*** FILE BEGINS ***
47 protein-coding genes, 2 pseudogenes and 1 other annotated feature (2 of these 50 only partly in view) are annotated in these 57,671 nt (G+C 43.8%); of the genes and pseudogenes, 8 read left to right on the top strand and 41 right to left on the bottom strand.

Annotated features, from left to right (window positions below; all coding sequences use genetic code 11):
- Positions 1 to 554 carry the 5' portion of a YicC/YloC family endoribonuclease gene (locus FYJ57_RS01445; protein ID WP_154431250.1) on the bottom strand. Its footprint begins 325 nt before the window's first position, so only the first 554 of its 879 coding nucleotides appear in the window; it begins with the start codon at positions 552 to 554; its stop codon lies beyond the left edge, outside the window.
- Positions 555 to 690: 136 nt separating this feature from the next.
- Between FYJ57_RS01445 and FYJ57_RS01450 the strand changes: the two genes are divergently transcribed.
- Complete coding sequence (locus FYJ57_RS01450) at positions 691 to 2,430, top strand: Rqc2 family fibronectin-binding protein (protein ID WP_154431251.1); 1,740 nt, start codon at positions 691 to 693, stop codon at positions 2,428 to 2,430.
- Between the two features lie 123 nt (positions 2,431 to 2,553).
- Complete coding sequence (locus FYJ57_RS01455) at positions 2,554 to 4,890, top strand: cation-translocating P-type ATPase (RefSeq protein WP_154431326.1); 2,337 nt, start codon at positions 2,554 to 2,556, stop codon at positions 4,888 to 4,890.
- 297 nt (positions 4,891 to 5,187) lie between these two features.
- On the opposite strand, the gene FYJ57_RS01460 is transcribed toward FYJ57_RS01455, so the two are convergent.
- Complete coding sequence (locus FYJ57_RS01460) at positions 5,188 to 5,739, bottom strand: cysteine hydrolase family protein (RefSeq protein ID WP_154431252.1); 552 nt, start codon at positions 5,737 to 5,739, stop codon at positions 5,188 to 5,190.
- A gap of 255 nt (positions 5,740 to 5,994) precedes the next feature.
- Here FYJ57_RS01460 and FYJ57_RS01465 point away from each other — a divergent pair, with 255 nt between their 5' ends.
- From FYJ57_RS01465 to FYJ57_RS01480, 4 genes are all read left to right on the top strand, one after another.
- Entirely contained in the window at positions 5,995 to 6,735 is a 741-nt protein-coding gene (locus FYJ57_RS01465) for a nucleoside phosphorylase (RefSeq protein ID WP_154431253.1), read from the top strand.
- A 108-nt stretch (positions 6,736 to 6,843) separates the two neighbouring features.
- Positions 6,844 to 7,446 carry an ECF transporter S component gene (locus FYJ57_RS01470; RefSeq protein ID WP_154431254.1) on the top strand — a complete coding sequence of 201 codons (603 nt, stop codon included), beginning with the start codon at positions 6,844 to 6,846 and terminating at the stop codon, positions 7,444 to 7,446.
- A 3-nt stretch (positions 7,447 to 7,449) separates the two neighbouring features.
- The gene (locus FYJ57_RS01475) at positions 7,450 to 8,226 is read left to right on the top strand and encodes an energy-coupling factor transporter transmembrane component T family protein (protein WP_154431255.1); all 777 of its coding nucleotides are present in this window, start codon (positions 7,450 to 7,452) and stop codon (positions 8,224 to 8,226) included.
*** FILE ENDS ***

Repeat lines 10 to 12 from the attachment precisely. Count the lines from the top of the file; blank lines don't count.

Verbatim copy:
- On the opposite strand, the gene FYJ57_RS01460 is transcribed toward FYJ57_RS01455, so the two are convergent.
- Complete coding sequence (locus FYJ57_RS01460) at positions 5,188 to 5,739, bottom strand: cysteine hydrolase family protein (RefSeq protein ID WP_154431252.1); 552 nt, start codon at positions 5,737 to 5,739, stop codon at positions 5,188 to 5,190.
- A gap of 255 nt (positions 5,740 to 5,994) precedes the next feature.